A former Plaid Cymru leader gave perhaps the most important response to Millwall fans booing players who ‘took the knee’. Because she provided crucial historical context as to why the supporters’ and others’ reactions should worry us.
Over at Millwall…
The Guardian reported that on Saturday 5 December, Millwall fans sparked outcry. It wrote that:
some of the 2,000 home fans inside the ground booed when home and Derby players took a knee before kick-off.
It also said:
Booing from the stands was clearly heard after the referee, Darren England, blew his whistle for the players to take a knee, a gesture used to show support for the fight against discrimination following the unlawful killing of George Floyd in America.
Taking the knee
Goal summed up the meaning of “taking the knee”:
Historically, kneeling has been a way to show silent solidarity in support of human rights amid political turmoil – when athletes are not expected to drift away from their role and ‘stick to sports’.
The action of kneeling can be dated back to the civil rights movement in the United States, where the likes of figures such as Martin Luther King Jr – along with other activists – kneeled after leading a prayer after a group of protesters were arrested during a march to the Dallas County Alabama courthouse on on February 1, 1965.
So Millwall and Derby players doing it should hardly be a surprise. Yet it clearly was for some fans. But then, as commentator Ash Sarkar tweeted, maybe we shouldn’t be shocked:
Millwall fans are often scapegoated for a racism problem which exists across football as a whole.
— Ash Sarkar (@AyoCaesar) December 6, 2020
But there’s a deeper problem with what happened at Saturday’s match.
Many people tweeted that Black Lives Matter (BLM) was a “Marxist” group. They used it as the reason for Millwall fans booing the players taking the knee. This is probably nonsense. Yet it didn’t stop people saying it.
Former Plaid Cymru leader Leanne Wood, however, provided a timely reminder of why people smearing a progressive group as ‘Marxist’ should worry us.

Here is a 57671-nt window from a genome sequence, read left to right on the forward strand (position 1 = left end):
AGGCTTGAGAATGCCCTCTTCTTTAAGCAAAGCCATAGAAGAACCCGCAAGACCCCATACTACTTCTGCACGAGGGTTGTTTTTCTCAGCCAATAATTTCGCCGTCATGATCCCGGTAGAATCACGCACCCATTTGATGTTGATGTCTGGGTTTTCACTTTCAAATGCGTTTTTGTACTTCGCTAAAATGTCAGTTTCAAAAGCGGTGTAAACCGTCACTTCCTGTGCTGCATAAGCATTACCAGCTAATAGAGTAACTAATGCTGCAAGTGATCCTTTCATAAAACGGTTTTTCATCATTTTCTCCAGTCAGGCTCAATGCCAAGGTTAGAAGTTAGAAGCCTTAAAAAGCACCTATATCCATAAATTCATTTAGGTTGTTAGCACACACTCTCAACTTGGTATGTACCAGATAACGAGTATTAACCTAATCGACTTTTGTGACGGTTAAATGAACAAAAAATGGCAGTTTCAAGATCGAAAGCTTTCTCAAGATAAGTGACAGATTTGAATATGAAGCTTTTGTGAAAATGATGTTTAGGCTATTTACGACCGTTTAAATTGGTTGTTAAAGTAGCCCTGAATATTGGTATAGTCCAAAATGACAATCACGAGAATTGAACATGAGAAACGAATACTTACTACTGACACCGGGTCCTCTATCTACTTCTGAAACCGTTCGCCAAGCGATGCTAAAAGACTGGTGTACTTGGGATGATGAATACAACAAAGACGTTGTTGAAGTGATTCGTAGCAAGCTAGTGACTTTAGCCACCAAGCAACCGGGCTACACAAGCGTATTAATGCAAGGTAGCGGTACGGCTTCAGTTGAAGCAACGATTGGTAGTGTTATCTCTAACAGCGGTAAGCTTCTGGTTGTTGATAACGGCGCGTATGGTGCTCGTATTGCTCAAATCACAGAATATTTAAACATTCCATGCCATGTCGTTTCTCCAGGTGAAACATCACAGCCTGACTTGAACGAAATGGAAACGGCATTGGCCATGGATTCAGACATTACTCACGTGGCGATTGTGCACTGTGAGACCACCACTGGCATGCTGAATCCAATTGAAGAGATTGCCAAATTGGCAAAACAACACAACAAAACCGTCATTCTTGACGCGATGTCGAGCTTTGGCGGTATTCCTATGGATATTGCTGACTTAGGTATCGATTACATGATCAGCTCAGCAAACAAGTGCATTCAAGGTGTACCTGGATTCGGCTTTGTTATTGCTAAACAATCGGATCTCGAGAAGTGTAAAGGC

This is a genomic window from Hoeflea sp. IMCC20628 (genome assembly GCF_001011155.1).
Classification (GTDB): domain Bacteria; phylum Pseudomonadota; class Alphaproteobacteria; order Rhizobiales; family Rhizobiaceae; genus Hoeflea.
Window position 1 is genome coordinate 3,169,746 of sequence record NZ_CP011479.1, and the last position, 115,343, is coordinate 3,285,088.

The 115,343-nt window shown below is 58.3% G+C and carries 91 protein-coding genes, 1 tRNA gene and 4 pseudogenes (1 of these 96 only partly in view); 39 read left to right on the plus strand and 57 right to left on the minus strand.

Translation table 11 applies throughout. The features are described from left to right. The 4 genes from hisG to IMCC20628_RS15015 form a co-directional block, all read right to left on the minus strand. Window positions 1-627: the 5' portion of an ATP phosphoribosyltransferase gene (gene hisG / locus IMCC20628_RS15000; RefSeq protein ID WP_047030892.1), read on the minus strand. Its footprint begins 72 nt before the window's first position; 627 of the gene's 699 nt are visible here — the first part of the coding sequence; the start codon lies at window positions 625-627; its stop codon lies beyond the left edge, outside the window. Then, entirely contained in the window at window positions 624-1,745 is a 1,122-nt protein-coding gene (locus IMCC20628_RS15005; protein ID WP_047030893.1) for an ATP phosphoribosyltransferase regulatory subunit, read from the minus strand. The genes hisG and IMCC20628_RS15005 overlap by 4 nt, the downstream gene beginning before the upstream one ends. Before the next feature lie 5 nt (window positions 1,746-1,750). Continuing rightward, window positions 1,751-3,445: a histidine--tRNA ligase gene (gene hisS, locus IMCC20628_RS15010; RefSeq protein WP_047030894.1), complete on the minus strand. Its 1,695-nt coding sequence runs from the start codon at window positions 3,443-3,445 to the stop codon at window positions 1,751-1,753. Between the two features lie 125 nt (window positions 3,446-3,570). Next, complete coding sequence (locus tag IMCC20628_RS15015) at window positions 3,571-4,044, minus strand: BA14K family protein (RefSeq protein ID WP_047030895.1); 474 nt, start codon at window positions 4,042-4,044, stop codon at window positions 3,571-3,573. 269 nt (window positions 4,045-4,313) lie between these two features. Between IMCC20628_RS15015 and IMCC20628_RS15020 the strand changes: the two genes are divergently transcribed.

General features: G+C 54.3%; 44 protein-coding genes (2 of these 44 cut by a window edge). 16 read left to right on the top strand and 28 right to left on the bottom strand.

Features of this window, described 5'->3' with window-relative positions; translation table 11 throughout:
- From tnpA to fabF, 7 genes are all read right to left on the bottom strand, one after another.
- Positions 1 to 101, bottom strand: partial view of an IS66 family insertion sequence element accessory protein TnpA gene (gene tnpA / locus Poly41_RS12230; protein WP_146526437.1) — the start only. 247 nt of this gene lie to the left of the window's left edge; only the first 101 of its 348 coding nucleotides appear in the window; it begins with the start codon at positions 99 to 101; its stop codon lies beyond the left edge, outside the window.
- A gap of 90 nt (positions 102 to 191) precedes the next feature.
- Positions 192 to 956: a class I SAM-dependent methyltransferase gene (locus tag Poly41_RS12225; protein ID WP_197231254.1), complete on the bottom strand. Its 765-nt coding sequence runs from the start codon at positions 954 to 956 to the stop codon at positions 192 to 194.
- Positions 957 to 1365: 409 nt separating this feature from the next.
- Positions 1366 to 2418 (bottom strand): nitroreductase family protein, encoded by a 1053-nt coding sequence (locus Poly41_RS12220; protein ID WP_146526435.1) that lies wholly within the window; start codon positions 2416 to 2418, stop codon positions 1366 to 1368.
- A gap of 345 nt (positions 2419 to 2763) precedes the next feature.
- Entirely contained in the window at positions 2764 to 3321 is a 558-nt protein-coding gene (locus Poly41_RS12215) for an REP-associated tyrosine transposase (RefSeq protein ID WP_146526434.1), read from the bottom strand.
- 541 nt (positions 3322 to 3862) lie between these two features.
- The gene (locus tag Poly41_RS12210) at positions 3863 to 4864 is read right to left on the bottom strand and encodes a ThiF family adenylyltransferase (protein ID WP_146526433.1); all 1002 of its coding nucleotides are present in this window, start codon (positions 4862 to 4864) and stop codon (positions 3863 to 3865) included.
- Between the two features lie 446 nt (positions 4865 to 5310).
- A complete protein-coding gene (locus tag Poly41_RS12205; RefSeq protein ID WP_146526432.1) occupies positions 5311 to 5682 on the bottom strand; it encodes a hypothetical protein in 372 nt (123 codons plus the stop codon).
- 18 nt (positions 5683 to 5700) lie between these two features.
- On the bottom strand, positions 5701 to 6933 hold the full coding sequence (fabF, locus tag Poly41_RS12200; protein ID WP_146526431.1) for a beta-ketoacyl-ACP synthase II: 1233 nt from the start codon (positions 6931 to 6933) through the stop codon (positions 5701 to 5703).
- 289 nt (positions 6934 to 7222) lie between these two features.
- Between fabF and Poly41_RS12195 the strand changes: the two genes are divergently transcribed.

In response to UKIP’s Neil Hamilton, she tweeted:
Given Marxist & Marxism are routinely used as a term of abuse by the far-right, it’s worth thinking about what this means. See more here: https://t.co/PXBlsFWHsP – we must remember how the Nazis started.
Who can tell me what the problem is with Marxists? pic.twitter.com/HvuKYP8VRE
— Leanne Wood 🏴 (@LeanneWood) December 6, 2020
Wood went further on her Facebook page.
A lesson from history
She wrote about how she visited the site of the former Nazi workcamp in Dachau, Germany. Wood described how the Nazis put people who opposed them in this workcamp. She noted how the camp’s first prisoners were “socialists, anarchists, clerics and academics”. But perhaps crucially, Wood said:
Before people were interned in camps, there were propaganda campaigns by the Nazis designed to demonise and demean certain groups of people, to “other” them, to turn wider public opinion against them. That way, blind eyes can be turned to cruel treatment towards these groups.
When I hear the loser President of the United States denounce “socialism” and “socialists” and when I see far-right / alt-right voices denounce “anarchists”, “leftists” and “Marxists” as they do, I am reminded of my visit to Dachau and I shudder. Do you?
Wood is spot on. The baseless accusations of Marxism made against BLM are dangerous propaganda, designed to detract from its cause. We all need to see this for what it is: the far-right, once again, on the march.
Featured image via Garry Knight – Wikimedia
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